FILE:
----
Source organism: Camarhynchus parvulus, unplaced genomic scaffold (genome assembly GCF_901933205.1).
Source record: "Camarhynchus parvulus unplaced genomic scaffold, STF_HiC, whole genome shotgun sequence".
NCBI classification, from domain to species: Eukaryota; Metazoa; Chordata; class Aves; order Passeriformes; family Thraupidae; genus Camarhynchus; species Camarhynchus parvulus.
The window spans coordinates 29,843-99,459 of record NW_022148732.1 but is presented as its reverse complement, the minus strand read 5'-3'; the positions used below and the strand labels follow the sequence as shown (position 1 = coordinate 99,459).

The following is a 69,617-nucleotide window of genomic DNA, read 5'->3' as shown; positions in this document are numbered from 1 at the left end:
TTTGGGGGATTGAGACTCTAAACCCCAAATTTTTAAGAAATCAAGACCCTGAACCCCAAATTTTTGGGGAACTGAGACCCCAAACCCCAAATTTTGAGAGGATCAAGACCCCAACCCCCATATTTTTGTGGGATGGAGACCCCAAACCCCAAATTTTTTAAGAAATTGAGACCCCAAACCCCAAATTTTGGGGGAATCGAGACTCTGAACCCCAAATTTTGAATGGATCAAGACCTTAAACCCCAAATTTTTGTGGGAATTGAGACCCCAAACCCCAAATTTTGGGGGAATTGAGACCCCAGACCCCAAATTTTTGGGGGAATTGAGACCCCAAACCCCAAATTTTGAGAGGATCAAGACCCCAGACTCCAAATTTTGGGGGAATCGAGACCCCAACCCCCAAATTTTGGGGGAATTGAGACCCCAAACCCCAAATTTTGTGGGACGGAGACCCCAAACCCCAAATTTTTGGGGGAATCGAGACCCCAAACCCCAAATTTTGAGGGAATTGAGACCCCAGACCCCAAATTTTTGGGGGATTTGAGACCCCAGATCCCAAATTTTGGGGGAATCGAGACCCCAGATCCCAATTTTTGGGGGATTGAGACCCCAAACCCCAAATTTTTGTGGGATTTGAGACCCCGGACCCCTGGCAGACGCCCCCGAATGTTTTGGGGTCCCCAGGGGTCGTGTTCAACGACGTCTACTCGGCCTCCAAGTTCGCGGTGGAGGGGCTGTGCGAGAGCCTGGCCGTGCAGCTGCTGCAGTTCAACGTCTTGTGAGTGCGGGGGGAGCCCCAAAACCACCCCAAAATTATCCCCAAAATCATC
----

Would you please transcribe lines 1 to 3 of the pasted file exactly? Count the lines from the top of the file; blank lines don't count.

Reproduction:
Source organism: Camarhynchus parvulus, unplaced genomic scaffold (genome assembly GCF_901933205.1).
Source record: "Camarhynchus parvulus unplaced genomic scaffold, STF_HiC, whole genome shotgun sequence".
NCBI classification, from domain to species: Eukaryota; Metazoa; Chordata; class Aves; order Passeriformes; family Thraupidae; genus Camarhynchus; species Camarhynchus parvulus.